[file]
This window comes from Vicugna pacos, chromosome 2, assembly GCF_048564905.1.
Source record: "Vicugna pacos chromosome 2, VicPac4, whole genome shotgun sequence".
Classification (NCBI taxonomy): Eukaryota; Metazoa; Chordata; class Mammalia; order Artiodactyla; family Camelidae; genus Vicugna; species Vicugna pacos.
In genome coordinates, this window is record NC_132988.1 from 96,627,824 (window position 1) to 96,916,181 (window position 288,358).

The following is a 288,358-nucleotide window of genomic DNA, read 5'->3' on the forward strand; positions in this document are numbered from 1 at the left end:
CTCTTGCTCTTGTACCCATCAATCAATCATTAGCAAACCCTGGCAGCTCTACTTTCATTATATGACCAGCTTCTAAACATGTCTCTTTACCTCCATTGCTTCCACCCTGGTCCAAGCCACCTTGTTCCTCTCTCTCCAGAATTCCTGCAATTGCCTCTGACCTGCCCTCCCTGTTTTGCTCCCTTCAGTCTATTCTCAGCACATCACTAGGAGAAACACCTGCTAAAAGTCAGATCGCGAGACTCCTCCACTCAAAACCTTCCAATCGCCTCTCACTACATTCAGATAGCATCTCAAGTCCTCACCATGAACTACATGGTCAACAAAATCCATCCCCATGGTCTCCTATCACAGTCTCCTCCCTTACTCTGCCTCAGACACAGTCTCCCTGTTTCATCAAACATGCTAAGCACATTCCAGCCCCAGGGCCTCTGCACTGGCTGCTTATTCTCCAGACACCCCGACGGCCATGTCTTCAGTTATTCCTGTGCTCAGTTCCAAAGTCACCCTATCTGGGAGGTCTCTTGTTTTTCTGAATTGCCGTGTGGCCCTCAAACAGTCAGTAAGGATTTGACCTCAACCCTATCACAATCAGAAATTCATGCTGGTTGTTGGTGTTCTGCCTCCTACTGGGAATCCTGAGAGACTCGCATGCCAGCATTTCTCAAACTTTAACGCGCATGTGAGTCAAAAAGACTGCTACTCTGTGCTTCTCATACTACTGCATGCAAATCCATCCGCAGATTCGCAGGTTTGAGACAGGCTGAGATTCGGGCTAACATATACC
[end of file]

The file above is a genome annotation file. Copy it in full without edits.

This window comes from Vicugna pacos, chromosome 2, assembly GCF_048564905.1.
Source record: "Vicugna pacos chromosome 2, VicPac4, whole genome shotgun sequence".
Classification (NCBI taxonomy): Eukaryota; Metazoa; Chordata; class Mammalia; order Artiodactyla; family Camelidae; genus Vicugna; species Vicugna pacos.
In genome coordinates, this window is record NC_132988.1 from 96,627,824 (window position 1) to 96,916,181 (window position 288,358).

The following is a 288,358-nucleotide window of genomic DNA, read 5'->3' on the forward strand; positions in this document are numbered from 1 at the left end:
CTCTTGCTCTTGTACCCATCAATCAATCATTAGCAAACCCTGGCAGCTCTACTTTCATTATATGACCAGCTTCTAAACATGTCTCTTTACCTCCATTGCTTCCACCCTGGTCCAAGCCACCTTGTTCCTCTCTCTCCAGAATTCCTGCAATTGCCTCTGACCTGCCCTCCCTGTTTTGCTCCCTTCAGTCTATTCTCAGCACATCACTAGGAGAAACACCTGCTAAAAGTCAGATCGCGAGACTCCTCCACTCAAAACCTTCCAATCGCCTCTCACTACATTCAGATAGCATCTCAAGTCCTCACCATGAACTACATGGTCAACAAAATCCATCCCCATGGTCTCCTATCACAGTCTCCTCCCTTACTCTGCCTCAGACACAGTCTCCCTGTTTCATCAAACATGCTAAGCACATTCCAGCCCCAGGGCCTCTGCACTGGCTGCTTATTCTCCAGACACCCCGACGGCCATGTCTTCAGTTATTCCTGTGCTCAGTTCCAAAGTCACCCTATCTGGGAGGTCTCTTGTTTTTCTGAATTGCCGTGTGGCCCTCAAACAGTCAGTAAGGATTTGACCTCAACCCTATCACAATCAGAAATTCATGCTGGTTGTTGGTGTTCTGCCTCCTACTGGGAATCCTGAGAGACTCGCATGCCAGCATTTCTCAAACTTTAACGCGCATGTGAGTCAAAAAGACTGCTACTCTGTGCTTCTCATACTACTGCATGCAAATCCATCCGCAGATTCGCAGGTTTGAGACAGGCTGAGATTCGGGCTAACATATACC